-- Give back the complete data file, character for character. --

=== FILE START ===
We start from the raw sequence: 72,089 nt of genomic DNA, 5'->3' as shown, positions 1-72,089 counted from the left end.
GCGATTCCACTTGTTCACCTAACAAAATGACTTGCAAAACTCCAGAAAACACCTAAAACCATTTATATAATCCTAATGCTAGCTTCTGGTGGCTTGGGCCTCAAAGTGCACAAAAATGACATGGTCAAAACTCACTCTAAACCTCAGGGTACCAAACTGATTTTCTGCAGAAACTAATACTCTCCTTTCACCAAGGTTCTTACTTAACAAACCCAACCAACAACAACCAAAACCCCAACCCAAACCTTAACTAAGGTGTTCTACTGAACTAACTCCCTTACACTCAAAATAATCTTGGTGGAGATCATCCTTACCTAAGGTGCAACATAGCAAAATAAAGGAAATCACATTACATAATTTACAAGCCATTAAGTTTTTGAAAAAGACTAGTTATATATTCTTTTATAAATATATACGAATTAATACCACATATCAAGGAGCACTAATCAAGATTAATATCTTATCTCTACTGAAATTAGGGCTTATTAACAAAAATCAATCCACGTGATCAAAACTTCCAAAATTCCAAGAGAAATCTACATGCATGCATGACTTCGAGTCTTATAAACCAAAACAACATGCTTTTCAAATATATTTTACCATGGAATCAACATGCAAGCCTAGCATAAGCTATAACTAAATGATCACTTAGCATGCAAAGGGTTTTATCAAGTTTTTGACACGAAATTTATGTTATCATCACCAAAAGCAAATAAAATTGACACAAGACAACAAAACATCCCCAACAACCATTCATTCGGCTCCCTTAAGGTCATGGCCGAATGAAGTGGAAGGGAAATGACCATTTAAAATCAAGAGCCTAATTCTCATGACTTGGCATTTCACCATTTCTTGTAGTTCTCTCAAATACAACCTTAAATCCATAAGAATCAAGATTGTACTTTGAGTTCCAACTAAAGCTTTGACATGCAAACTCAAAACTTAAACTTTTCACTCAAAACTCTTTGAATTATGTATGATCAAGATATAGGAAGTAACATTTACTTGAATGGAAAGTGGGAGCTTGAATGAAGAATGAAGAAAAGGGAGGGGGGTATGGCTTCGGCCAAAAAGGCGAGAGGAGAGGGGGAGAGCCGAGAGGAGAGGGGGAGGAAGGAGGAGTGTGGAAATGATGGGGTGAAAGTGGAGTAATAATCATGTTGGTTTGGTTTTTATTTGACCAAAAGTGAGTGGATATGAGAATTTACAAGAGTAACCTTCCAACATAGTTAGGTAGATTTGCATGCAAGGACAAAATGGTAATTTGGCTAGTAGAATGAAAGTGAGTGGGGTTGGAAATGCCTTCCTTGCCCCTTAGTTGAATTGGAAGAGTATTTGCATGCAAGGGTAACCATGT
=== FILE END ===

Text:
We start from the raw sequence: 72,089 nt of genomic DNA, 5'->3' as shown, positions 1-72,089 counted from the left end.
GCGATTCCACTTGTTCACCTAACAAAATGACTTGCAAAACTCCAGAAAACACCTAAAACCATTTATATAATCCTAATGCTAGCTTCTGGTGGCTTGGGCCTCAAAGTGCACAAAAATGACATGGTCAAAACTCACTCTAAACCTCAGGGTACCAAACTGATTTTCTGCAGAAACTAATACTCTCCTTTCACCAAGGTTCTTACTTAACAAACCCAACCAACAACAACCAAAACCCCAACCCAAACCTTAACTAAGGTGTTCTACTGAACTAACTCCCTTACACTCAAAATAATCTTGGTGGAGATCATCCTTACCTAAGGTGCAACATAGCAAAATAAAGGAAATCACATTACATAATTTACAAGCCATTAAGTTTTTGAAAAAGACTAGTTATATATTCTTTTATAAATATATACGAATTAATACCACATATCAAGGAGCACTAATCAAGATTAATATCTTATCTCTACTGAAATTAGGGCTTATTAACAAAAATCAATCCACGTGATCAAAACTTCCAAAATTCCAAGAGAAATCTACATGCATGCATGACTTCGAGTCTTATAAACCAAAACAACATGCTTTTCAAATATATTTTACCATGGAATCAACATGCAAGCCTAGCATAAGCTATAACTAAATGATCACTTAGCATGCAAAGGGTTTTATCAAGTTTTTGACACGAAATTTATGTTATCATCACCAAAAGCAAATAAAATTGACACAAGACAACAAAACATCCCCAACAACCATTCATTCGGCTCCCTTAAGGTCATGGCCGAATGAAGTGGAAGGGAAATGACCATTTAAAATCAAGAGCCTAATTCTCATGACTTGGCATTTCACCATTTCTTGTAGTTCTCTCAAATACAACCTTAAATCCATAAGAATCAAGATTGTACTTTGAGTTCCAACTAAAGCTTTGACATGCAAACTCAAAACTTAAACTTTTCACTCAAAACTCTTTGAATTATGTATGATCAAGATATAGGAAGTAACATTTACTTGAATGGAAAGTGGGAGCTTGAATGAAGAATGAAGAAAAGGGAGGGGGGTATGGCTTCGGCCAAAAAGGCGAGAGGAGAGGGGGAGAGCCGAGAGGAGAGGGGGAGGAAGGAGGAGTGTGGAAATGATGGGGTGAAAGTGGAGTAATAATCATGTTGGTTTGGTTTTTATTTGACCAAAAGTGAGTGGATATGAGAATTTACAAGAGTAACCTTCCAACATAGTTAGGTAGATTTGCATGCAAGGACAAAATGGTAATTTGGCTAGTAGAATGAAAGTGAGTGGGGTTGGAAATGCCTTCCTTGCCCCTTAGTTGAATTGGAAGAGTATTTGCATGCAAGGGTAACCATGT